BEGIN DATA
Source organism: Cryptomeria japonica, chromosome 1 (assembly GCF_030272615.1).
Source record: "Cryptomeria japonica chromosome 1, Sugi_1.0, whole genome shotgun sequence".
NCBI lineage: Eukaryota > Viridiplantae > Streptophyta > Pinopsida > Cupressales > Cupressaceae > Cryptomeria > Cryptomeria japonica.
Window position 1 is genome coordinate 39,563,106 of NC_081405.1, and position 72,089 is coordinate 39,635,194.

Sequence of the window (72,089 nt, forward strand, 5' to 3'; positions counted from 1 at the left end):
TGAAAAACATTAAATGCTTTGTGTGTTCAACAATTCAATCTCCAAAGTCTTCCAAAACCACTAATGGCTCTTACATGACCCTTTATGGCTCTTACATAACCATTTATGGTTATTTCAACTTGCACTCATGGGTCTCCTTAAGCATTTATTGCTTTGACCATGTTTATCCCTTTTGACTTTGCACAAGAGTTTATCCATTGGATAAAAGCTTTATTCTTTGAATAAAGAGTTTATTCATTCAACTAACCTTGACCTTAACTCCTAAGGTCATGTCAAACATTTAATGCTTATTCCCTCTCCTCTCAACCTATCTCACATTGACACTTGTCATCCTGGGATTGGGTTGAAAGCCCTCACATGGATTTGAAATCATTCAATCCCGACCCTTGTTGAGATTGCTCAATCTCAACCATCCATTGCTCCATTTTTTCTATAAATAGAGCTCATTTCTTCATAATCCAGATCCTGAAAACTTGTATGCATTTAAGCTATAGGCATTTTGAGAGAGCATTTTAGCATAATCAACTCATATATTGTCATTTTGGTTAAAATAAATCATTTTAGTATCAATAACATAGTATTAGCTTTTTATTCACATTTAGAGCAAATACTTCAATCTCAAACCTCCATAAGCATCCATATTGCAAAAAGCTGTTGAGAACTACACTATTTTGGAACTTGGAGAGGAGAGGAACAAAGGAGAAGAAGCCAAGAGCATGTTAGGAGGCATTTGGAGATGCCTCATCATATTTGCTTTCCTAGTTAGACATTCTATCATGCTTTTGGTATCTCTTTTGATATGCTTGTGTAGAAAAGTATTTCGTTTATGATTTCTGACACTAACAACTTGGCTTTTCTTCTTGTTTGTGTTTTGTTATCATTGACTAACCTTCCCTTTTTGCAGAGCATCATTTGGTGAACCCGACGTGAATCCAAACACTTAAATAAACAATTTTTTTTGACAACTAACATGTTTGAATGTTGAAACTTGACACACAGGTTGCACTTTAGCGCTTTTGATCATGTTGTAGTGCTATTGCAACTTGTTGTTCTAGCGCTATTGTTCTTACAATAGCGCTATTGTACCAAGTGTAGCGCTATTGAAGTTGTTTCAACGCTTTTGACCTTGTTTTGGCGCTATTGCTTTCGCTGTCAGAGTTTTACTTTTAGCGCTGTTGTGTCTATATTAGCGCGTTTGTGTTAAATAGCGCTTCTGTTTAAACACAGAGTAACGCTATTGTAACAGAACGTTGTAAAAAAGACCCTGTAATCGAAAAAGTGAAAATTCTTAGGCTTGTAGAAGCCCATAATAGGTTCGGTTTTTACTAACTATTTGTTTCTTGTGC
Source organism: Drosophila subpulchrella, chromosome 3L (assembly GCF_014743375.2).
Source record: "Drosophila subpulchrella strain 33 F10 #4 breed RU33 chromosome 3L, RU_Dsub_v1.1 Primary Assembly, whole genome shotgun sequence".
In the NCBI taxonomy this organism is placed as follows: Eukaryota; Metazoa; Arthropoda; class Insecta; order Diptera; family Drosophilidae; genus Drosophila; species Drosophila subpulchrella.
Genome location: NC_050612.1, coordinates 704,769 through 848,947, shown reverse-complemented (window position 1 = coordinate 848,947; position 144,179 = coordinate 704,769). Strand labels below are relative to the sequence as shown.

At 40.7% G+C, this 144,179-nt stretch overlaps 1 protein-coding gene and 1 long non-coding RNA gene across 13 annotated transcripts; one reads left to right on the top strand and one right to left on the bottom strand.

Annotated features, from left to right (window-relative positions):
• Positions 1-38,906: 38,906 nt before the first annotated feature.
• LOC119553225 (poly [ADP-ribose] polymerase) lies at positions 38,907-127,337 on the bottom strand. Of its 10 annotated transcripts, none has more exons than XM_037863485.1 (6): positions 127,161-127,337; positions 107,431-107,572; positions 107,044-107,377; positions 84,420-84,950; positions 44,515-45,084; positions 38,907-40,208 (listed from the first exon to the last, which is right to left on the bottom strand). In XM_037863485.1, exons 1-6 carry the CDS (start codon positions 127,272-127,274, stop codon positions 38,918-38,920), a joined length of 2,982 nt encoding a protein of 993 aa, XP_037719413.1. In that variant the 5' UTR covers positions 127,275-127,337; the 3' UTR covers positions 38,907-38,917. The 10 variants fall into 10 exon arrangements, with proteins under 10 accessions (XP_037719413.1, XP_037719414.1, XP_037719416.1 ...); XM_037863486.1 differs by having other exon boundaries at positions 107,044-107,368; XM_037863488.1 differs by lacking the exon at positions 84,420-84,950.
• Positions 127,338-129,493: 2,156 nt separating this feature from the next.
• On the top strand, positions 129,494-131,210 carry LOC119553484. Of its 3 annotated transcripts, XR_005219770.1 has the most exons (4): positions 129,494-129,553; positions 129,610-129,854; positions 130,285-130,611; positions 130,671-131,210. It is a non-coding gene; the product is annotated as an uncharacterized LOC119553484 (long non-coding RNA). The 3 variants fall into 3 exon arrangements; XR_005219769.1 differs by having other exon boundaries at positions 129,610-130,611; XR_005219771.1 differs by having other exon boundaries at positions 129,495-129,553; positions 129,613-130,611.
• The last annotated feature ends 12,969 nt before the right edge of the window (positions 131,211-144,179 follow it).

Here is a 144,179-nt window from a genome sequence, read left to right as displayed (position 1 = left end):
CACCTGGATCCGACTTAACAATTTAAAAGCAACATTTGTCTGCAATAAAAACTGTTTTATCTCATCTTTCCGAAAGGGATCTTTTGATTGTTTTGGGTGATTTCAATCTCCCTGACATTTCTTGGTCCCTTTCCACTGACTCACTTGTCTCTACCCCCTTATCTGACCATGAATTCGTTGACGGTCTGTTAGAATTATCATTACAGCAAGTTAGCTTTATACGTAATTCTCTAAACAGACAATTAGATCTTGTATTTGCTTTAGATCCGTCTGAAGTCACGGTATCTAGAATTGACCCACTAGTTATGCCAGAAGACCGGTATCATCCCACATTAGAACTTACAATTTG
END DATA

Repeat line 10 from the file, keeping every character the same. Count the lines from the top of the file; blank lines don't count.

Genome location: NC_050612.1, coordinates 704,769 through 848,947, shown reverse-complemented (window position 1 = coordinate 848,947; position 144,179 = coordinate 704,769). Strand labels below are relative to the sequence as shown.